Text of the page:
Microdomain [Ca2+] near ryanodine receptors as reported by L-type Ca2+ and Na+/Ca2+ exchange currents

Karoly Acsai, Gudrun Antoons, Leonid Livshitz, Yoram Rudy, Karin R. Sipido

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45 Citations (Scopus)

Abstract

During Ca2+ release from the sarcoplasmic reticulum triggered by Ca2+ influx through L-type Ca2+ channels (LTCCs), [Ca2+] near release sites ([Ca2+]nrs) temporarily exceeds global cytosolic [Ca2+]. [Ca2+]nrs can at present not be measured directly but the Na+/Ca2+ exchanger (NCX) near release sites and LTCCs also experience [Ca2+]nrs. We have tested the hypothesis that ICaL and INCX could be calibrated to report [Ca2+]nrs and would report different time course and values for local [Ca2+]. Experiments were performed in pig ventricular myocytes (whole-cell voltage-clamp, Fluo-3 to monitor global cytosolic [Ca2+], 37°C). [Ca2+]nrs-dependent inactivation of ICaL during a step to +10 mV peaked around 10 ms. For INCX we computationally isolated a current fraction activated by [Ca2+]nrs; values were maximal at 10 ms into depolarization. The recovery of [Ca2+]nrs was comparable with both reporters (>90% within 50 ms). Calibration yielded maximal values for [Ca2+]nrs between 10 and 15 μmol l-1 with both methods. When applied to a step to less positive potentials (-30 to -20 mV), the time course of [Ca2+]nrs was slower but peak values were not very different. In conclusion, both ICaL inactivation and INCX activation, using a subcomponent analysis, can be used to report dynamic changes of [Ca2+]nrs. Absolute values obtained by these different methods are within the same range, suggesting that they are reporting on a similar functional compartment near ryanodine receptors. Comparable [Ca2+]nrs at +10 mV and -20 mV suggests that, although the number of activated release sites differs at these potentials, local gradients at release sites can reach similar values.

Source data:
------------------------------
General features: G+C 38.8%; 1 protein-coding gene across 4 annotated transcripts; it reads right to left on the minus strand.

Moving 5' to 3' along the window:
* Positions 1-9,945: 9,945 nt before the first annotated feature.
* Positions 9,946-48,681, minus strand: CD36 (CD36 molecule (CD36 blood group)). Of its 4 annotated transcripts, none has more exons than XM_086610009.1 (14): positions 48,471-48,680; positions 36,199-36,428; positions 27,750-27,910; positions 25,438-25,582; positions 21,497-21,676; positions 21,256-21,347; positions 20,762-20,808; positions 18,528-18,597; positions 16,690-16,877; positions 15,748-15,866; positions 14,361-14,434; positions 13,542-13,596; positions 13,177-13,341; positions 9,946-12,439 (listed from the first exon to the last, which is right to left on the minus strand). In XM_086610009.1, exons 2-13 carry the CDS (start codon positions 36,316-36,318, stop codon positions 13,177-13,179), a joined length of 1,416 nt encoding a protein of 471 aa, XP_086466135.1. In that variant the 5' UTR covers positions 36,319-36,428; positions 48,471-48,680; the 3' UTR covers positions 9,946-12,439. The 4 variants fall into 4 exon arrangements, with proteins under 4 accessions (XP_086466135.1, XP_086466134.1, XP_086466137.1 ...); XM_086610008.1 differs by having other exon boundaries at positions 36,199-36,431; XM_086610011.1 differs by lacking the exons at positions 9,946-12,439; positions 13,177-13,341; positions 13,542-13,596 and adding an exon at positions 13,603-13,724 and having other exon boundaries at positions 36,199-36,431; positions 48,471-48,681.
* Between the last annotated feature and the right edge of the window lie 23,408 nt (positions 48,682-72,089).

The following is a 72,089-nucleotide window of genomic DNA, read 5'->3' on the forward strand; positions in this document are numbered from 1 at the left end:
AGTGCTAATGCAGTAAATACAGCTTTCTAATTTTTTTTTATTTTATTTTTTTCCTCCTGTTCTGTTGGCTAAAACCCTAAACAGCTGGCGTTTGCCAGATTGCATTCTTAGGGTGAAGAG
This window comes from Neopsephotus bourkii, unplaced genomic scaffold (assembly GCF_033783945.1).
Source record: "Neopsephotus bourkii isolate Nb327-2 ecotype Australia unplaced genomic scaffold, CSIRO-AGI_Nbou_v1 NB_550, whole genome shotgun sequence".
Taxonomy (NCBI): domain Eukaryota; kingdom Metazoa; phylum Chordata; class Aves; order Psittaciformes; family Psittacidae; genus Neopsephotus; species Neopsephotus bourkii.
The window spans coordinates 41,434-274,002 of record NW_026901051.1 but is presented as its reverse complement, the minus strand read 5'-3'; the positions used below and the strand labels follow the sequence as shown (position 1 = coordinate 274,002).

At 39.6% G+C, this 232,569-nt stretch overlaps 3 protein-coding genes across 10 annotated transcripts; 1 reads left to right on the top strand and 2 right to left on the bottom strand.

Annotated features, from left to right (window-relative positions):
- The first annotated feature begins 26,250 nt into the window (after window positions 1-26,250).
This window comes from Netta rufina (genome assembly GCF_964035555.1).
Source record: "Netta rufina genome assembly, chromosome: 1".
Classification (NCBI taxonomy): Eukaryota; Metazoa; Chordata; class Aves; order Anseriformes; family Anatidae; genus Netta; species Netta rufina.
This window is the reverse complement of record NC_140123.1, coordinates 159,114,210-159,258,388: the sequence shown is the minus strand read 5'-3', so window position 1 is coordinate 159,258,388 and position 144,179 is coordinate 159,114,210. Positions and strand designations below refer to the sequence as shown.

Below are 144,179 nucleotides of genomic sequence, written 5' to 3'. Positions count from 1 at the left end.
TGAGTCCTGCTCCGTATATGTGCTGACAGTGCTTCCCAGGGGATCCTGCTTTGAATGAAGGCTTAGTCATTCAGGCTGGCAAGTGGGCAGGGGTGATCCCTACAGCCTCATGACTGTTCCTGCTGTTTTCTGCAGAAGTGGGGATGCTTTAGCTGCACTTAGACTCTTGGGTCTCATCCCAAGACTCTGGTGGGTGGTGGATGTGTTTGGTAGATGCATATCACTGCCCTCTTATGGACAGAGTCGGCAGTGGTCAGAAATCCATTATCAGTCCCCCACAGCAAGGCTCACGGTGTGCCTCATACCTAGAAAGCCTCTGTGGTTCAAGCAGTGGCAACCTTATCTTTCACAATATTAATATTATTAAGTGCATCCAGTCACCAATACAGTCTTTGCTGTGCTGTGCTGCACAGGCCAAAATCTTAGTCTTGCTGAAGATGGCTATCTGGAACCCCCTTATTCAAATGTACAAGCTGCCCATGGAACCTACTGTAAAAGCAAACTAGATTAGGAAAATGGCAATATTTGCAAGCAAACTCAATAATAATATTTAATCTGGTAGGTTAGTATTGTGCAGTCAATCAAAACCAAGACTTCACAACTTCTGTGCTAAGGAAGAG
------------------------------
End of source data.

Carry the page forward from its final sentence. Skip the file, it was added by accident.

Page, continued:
Original languageEnglish
Pages (from-to)2569-2583
Number of pages15
JournalJournal of Physiology
Volume589
Issue number10
DOIs
Publication statusPublished - May 1 2011

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ASJC Scopus subject areas

  • Physiology

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